The Origins of Humanity and the Protective Role of Dark Skin: The Evolution of Vitamin D
Since the dawn of civilization, humans have inhabited the Eastern African continent approximately 300,000 years ago as their birthplace. In this tropical region, the prevalence of dark skin played a crucial role in protecting individuals from the intense sunlight. (1)
As our ancestors ventured beyond Eastern Africa, the expansion of human habitat began, gradually spreading across the Northern and Southern Hemispheres 75,000 years ago.(1) However, as they encountered colder climates and reduced sunlight exposure, significant changes or evolutionary pressure occurred in the human population, including the gradual lightening of skin color.
The Expansion of Human Habitation and the Lightening of Skin Color
The migration of humans to different regions exposed them to varying climates and levels of ultraviolet (UV) radiation. In response to these environmental factors, human skin adapted through natural selection. Over time, individuals living in regions with lower sunlight intensity developed lighter skin tones to facilitate the synthesis of vitamin D.
As humans moved away from the equator and inhabited higher latitudes, the penetration of Ultraviolet B Radiation (UVB) decreased in the tropic north of the Tropic of Cancer and south of Tropic of Capricon. (2) Consequently, our bodies had to possess the ability to synthesize Vitamin D3 more efficiently, leading to the gradual lightening of skin color. The production of Vitamin D3 declines with the increased concentration of eumelanin pigmentation. (2) However, it is important to note that skin color alone could not entirely compensate for the reduced UVB exposure, necessitating alternative means to meet the body's vitamin D requirements. Pleistocene Homo erectus, for example, living outside of tropics would derive the Vitamin D3 from the Vitamin D3-rich foods such as oily fish and marine mammals. (2)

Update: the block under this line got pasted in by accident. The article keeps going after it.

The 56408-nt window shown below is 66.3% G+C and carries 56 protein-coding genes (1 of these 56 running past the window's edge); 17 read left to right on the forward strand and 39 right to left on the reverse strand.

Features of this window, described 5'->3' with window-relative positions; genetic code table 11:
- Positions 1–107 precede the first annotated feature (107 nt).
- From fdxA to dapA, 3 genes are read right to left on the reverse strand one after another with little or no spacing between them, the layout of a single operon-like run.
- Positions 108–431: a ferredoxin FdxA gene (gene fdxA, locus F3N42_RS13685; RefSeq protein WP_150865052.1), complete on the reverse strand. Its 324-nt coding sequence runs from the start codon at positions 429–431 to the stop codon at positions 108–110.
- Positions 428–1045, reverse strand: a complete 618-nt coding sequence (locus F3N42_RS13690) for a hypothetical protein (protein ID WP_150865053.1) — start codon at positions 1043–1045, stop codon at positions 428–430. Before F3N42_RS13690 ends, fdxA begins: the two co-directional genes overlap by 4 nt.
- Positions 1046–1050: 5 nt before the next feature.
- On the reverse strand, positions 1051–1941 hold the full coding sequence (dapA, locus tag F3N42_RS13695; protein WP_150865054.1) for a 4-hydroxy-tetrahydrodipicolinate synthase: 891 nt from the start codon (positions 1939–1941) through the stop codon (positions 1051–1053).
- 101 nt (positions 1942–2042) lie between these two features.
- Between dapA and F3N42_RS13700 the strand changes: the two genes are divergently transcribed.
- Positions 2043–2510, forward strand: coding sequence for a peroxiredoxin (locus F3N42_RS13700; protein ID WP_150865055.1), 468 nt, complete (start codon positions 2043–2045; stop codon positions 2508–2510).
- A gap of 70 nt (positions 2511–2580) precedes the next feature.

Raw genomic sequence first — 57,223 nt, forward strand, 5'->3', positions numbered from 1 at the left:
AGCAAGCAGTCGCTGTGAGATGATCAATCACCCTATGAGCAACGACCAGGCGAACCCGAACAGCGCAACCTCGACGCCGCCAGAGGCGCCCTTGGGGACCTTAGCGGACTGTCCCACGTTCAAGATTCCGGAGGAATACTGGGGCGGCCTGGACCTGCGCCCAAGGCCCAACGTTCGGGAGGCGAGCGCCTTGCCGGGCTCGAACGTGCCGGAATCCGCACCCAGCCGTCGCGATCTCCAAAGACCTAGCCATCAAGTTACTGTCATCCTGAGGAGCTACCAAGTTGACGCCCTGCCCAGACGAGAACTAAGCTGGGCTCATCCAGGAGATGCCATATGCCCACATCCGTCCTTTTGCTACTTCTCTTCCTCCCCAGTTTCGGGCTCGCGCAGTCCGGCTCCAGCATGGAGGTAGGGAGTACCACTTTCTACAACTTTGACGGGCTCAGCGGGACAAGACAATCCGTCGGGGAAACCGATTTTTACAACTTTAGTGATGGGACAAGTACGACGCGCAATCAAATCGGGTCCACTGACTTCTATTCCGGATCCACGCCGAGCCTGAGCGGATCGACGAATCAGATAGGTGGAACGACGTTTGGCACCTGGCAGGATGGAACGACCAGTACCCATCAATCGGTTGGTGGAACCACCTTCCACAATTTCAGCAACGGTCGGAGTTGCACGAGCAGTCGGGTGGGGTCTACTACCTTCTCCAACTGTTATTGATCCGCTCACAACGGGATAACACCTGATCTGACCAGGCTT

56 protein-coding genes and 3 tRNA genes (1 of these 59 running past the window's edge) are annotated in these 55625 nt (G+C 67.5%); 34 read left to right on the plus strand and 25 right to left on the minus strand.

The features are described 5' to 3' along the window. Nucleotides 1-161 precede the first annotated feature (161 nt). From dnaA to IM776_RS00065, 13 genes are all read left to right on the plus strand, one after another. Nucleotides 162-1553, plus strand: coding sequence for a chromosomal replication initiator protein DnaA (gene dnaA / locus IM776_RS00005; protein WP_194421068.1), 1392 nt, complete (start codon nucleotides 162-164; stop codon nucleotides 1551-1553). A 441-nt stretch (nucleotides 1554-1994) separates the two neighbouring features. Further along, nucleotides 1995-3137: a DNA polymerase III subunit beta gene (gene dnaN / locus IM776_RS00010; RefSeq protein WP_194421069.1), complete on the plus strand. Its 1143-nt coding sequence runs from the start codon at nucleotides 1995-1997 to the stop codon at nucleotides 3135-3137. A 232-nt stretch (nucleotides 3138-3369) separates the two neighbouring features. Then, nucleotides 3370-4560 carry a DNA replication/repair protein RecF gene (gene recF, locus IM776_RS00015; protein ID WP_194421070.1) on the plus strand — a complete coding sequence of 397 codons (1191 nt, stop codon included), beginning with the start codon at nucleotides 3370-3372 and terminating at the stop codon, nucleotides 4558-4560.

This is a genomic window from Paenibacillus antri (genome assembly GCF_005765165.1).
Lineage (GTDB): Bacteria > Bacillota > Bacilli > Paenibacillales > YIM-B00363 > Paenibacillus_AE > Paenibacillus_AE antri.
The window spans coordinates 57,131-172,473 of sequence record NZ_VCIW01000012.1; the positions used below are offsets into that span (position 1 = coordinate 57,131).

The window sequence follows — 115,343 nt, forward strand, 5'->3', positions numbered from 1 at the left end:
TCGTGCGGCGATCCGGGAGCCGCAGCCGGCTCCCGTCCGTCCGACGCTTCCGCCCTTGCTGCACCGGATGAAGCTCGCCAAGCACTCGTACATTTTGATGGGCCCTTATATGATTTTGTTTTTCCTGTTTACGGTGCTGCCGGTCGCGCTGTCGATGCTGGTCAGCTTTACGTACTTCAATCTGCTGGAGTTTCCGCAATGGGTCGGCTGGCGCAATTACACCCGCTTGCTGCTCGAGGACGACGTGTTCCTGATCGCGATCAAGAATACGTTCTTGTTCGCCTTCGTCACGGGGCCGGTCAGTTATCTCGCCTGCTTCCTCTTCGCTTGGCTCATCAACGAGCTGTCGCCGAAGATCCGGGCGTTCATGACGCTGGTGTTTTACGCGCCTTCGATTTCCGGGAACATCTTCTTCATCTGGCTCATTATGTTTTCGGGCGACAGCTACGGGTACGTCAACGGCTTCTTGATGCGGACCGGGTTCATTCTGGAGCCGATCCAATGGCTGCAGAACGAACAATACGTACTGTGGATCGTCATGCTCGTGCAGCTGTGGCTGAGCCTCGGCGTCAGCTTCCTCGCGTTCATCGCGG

The Importance of Vitamin D and Changes in Supplementation Methods
Vitamin D plays a crucial role in maintaining healthy bones, regulating immune function, and supporting overall well-being. As the human habitat expanded to regions with limited sunlight, the need for vitamin D supplementation became apparent. Early humans turned to fish, shellfish and a carnivorous diet as sources of vitamin D, replenishing their levels through dietary means. By doing so, people begun to show the dependency from the sunlight and the regions of dwelling.
The human body primarily synthesizes vitamin D3 when exposed to ultraviolet B (UVB) radiation, particularly in the range of 280-315 nm (especially 295-297 nm). (2) Equatorial regions benefit from better UVB penetration, allowing for more efficient synthesis. However, as humans ventured to higher latitudes, the diminished UVB penetration necessitated physical adaptations to enable increased vitamin D3 synthesis.
High Latitude and the Synthesis Capability of Vitamin D
As humans migrated to higher latitudes with lower UVB penetration, the ability to synthesize vitamin D3 became a physiological requirement. The gradual lightening of skin color, through genetic changes, allowed for improved synthesis of vitamin D3 in response to limited UVB exposure. More specifically, the variation on the activation of the MC1R protein, which is the main factor for swtiching of color from yellow-red pheomelanin to brown-black eumelanin, changed the color pattern of the human race in the specific region. (2) However, even with these adaptations, skin color alone could not fully address the challenge. Consequently, humans began to rely on dietary sources to supplement their vitamin D requirements.
In conclusion, the human journey from Africa to various regions worldwide brought about significant changes in both our habitat and our physiology. The evolution of skin color, from darker to lighter tones, reflects our species' ability to adapt to different environmental conditions. However, the complex interplay between genetics, sunlight exposure, and dietary practices ultimately shaped our ability to maintain adequate vitamin D levels for optimal health and survival.
Carlberg C. Vitamin D in the Context of Evolution. Nutrients. 2022 Jul 22;14(15):3018. doi: 10.3390/nu14153018. PMID: 35893872; PMCID: PMC9332464.
Jablonski NG, Chaplin G. The roles of vitamin D and cutaneous vitamin D production in human evolution and health. Int J Paleopathol. 2018 Dec;23:54-59. doi: 10.1016/j.ijpp.2018.01.005. Epub 2018 Mar 29. PMID: 29606375.
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